YM: Oh yeah, there’s going to be lots of hip hop references in Sci-Fu 2. There’s an extended reference to RUN DMC’s Walk This Way.
BB: Yesss! Okay. So we see so many comic creators do a book and then disappear into the midst, never to write for kids again. But this year, 2020, you have not one but TWO comics out with more on the horizon. How the heck did it happen that both CAT NINJA and FUN FUN FUN WORLD are being released, practically simultaneously? Do you ever sleep?
YM: I do work around the clock, but I work fast. I was an Art Director at Disney Interactive for many years and I would work on my graphic novels and pitches for cartoons at night. So now that I can do my thing full-time, I feel like I should take advantage of that privilege. I finished another 200 page graphic novel this summer and if all goes well I will finish Sci-Fu 2 by December.
BB: In the case of FUN FUN FUN WORLD you’re going back to a science fiction/alien premise. What keeps you coming back to the outer universe in your books? And where did the idea for this one come from?
YM: I love science fiction. All the movies I grew up on were sci-fi. I love Star Wars. As a Mexican-Jew, I do feel somewhat like an outsider at all times so I tend to create sympathetic alien characters.
BB: Shoot, I was going to ask you “Star Wars or Star Trek” but you beat me to the punch. I think I have to at least ask this though: Any Start Trek love at all on your part or are you 100% in the Star Wars camp?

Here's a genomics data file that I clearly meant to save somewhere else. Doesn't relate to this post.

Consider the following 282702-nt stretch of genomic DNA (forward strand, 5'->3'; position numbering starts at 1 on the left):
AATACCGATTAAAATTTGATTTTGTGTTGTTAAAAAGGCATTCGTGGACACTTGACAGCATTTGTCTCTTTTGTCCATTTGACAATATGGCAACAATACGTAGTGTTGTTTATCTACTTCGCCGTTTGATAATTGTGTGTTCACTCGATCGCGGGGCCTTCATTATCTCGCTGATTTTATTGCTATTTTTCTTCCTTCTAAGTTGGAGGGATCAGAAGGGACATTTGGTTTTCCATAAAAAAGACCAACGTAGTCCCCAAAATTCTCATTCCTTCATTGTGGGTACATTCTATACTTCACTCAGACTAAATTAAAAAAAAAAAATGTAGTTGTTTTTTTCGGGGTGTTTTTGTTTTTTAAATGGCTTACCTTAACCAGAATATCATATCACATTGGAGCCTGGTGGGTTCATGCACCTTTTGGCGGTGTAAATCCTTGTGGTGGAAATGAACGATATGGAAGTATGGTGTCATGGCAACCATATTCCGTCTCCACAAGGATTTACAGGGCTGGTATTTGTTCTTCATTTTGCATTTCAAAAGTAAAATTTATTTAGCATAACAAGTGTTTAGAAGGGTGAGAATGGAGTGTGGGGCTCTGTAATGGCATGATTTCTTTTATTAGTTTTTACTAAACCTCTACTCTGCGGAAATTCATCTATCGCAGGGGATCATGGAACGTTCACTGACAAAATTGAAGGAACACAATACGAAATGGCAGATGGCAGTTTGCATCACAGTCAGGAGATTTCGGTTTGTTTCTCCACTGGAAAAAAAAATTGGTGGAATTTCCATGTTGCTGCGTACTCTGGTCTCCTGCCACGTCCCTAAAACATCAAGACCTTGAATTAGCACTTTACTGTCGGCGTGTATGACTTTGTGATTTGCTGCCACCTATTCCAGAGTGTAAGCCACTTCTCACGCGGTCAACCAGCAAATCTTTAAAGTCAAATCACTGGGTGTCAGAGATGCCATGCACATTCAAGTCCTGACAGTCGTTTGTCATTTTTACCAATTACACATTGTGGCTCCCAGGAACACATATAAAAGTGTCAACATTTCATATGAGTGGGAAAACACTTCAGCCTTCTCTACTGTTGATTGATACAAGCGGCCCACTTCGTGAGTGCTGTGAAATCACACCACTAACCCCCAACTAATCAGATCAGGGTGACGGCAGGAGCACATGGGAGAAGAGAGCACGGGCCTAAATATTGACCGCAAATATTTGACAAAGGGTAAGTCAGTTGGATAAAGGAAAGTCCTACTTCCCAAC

YM: Star Wars is a religion in my family so I would say I’m pretty solidly in the Star Wars camp. I did like the JJ Abrams Star Trek movie, but mainly because it felt like a Star Wars movie. I am enjoying Star Trek Lower Decks on CBS, that’s right up my alley.
BB: CAT NINJA’s a little different from your other books since you did the art but not the writing for that title (it’s written by Matthew Cody, who has a long history in middle grade). How did this particular project land in your lap? What appealed to you about it?
YM: I was tabling at New York Comic-Con and the team from EPIC came to my table. They were such fans of Sci-Fu that they asked if I would be available to draw Cat Ninja. As a freelancer, I never say no. But I’m glad I didn’t because I had no idea that it would become so popular.